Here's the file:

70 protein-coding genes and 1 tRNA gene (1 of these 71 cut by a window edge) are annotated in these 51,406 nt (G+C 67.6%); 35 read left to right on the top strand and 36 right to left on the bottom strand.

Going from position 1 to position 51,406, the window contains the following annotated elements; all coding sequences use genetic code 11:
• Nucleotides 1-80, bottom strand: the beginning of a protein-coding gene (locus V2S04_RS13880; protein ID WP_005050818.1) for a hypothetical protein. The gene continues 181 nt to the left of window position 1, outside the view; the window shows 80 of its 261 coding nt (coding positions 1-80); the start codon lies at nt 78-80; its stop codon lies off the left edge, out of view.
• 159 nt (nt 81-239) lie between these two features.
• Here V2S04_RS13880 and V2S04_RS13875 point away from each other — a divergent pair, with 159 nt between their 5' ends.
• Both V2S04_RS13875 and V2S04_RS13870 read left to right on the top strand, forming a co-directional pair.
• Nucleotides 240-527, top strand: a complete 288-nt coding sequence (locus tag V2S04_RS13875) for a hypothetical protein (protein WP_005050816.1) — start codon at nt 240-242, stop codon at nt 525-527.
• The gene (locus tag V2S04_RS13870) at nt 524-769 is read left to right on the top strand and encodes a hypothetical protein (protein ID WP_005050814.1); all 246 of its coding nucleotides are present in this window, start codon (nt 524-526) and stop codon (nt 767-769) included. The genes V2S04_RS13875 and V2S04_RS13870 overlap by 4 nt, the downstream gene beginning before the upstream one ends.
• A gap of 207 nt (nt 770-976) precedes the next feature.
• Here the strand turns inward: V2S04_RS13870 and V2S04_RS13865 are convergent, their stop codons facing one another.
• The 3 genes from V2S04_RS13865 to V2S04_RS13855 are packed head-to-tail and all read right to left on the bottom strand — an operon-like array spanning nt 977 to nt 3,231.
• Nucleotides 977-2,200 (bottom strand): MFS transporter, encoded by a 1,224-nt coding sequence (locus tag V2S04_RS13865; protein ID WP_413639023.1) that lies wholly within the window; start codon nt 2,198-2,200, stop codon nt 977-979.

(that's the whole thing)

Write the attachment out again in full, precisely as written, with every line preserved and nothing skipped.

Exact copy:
70 protein-coding genes and 1 tRNA gene (1 of these 71 cut by a window edge) are annotated in these 51,406 nt (G+C 67.6%); 35 read left to right on the top strand and 36 right to left on the bottom strand.

Going from position 1 to position 51,406, the window contains the following annotated elements; all coding sequences use genetic code 11:
• Nucleotides 1-80, bottom strand: the beginning of a protein-coding gene (locus V2S04_RS13880; protein ID WP_005050818.1) for a hypothetical protein. The gene continues 181 nt to the left of window position 1, outside the view; the window shows 80 of its 261 coding nt (coding positions 1-80); the start codon lies at nt 78-80; its stop codon lies off the left edge, out of view.
• 159 nt (nt 81-239) lie between these two features.
• Here V2S04_RS13880 and V2S04_RS13875 point away from each other — a divergent pair, with 159 nt between their 5' ends.
• Both V2S04_RS13875 and V2S04_RS13870 read left to right on the top strand, forming a co-directional pair.
• Nucleotides 240-527, top strand: a complete 288-nt coding sequence (locus tag V2S04_RS13875) for a hypothetical protein (protein WP_005050816.1) — start codon at nt 240-242, stop codon at nt 525-527.
• The gene (locus tag V2S04_RS13870) at nt 524-769 is read left to right on the top strand and encodes a hypothetical protein (protein ID WP_005050814.1); all 246 of its coding nucleotides are present in this window, start codon (nt 524-526) and stop codon (nt 767-769) included. The genes V2S04_RS13875 and V2S04_RS13870 overlap by 4 nt, the downstream gene beginning before the upstream one ends.
• A gap of 207 nt (nt 770-976) precedes the next feature.
• Here the strand turns inward: V2S04_RS13870 and V2S04_RS13865 are convergent, their stop codons facing one another.
• The 3 genes from V2S04_RS13865 to V2S04_RS13855 are packed head-to-tail and all read right to left on the bottom strand — an operon-like array spanning nt 977 to nt 3,231.
• Nucleotides 977-2,200 (bottom strand): MFS transporter, encoded by a 1,224-nt coding sequence (locus tag V2S04_RS13865; protein ID WP_413639023.1) that lies wholly within the window; start codon nt 2,198-2,200, stop codon nt 977-979.